Evidence is Lacking for Most Therapies
A study published inJAMA Internal Medicineexpressed concern that most fibromyalgia treatment options are not supported by high-quality evidence.Almost 30,000 participants in 224 trials were included in the systemic review and analysis. Although evidence was found for cognitive behavioral therapy, central nervous system depressants, and antidepressants for improvement in pain and quality of life, associations were small and did not exceed the minimum clinically important change. Evidence of these interventions providing relief long term was lacking.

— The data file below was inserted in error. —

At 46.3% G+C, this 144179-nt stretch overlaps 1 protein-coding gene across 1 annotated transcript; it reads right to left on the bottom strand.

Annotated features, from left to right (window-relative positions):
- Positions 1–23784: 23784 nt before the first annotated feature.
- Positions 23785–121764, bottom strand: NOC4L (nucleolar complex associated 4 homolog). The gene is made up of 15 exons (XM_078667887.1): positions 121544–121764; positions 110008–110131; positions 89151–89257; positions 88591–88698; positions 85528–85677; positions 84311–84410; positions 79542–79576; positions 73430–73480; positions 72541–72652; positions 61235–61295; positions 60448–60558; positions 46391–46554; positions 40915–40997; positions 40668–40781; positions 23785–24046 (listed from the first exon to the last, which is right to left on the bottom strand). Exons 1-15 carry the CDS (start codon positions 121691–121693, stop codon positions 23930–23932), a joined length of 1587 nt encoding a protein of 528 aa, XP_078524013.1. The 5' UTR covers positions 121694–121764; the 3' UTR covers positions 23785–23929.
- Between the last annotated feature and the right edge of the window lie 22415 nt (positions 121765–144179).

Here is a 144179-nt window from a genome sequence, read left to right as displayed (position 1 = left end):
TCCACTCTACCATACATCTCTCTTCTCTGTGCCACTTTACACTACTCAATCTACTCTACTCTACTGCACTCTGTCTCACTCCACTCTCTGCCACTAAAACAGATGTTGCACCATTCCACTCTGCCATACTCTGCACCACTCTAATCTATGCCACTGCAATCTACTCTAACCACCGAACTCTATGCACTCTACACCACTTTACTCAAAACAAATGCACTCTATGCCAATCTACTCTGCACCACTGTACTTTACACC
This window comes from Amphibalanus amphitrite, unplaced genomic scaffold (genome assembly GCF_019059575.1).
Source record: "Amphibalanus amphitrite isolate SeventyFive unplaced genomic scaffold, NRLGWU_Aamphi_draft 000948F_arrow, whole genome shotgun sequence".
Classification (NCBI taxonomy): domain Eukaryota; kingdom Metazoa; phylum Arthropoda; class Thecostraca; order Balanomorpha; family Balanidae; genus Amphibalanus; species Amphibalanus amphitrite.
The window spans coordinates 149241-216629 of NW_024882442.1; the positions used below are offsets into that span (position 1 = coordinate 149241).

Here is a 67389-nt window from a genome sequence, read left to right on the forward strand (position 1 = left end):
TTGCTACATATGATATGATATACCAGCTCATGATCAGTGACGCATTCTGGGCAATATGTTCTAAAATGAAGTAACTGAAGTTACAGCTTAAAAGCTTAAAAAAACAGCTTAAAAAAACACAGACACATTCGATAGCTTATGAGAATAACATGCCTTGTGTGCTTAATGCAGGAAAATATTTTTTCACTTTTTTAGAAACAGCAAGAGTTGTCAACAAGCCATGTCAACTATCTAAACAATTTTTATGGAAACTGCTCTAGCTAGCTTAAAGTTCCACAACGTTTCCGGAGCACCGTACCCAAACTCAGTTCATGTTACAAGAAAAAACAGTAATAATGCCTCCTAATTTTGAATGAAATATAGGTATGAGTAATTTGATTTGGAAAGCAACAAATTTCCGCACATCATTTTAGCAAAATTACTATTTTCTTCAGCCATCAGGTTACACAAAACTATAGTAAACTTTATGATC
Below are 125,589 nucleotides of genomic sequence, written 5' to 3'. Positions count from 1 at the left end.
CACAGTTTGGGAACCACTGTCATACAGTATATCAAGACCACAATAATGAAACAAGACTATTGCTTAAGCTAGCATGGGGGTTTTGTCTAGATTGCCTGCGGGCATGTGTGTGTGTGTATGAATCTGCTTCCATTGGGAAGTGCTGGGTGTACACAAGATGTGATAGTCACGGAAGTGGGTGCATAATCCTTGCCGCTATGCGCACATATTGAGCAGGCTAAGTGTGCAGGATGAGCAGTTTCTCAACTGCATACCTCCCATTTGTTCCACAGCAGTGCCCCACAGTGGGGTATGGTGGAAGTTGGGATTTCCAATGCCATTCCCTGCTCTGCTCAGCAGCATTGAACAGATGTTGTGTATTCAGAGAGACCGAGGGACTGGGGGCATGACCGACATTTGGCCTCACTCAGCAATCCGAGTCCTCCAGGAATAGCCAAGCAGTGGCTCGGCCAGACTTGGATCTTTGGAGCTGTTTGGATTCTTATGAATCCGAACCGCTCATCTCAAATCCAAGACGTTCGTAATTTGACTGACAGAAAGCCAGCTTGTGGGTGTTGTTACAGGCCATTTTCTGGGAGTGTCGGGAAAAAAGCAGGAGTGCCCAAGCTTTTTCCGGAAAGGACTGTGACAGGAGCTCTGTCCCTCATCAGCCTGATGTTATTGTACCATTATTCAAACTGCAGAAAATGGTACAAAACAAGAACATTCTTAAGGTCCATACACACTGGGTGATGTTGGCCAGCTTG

The study concludes that “This systematic review and meta-analysis suggests that most of the currently available therapies for the management of fibromyalgia are not supported by high-quality evidence. Some therapies may reduce pain and improve QOL in the short to medium term, although the effect size of the associations might not be clinically important to patients." Basically, "Evidence for long-term outcomes of interventions was lacking."
Access the journal article.
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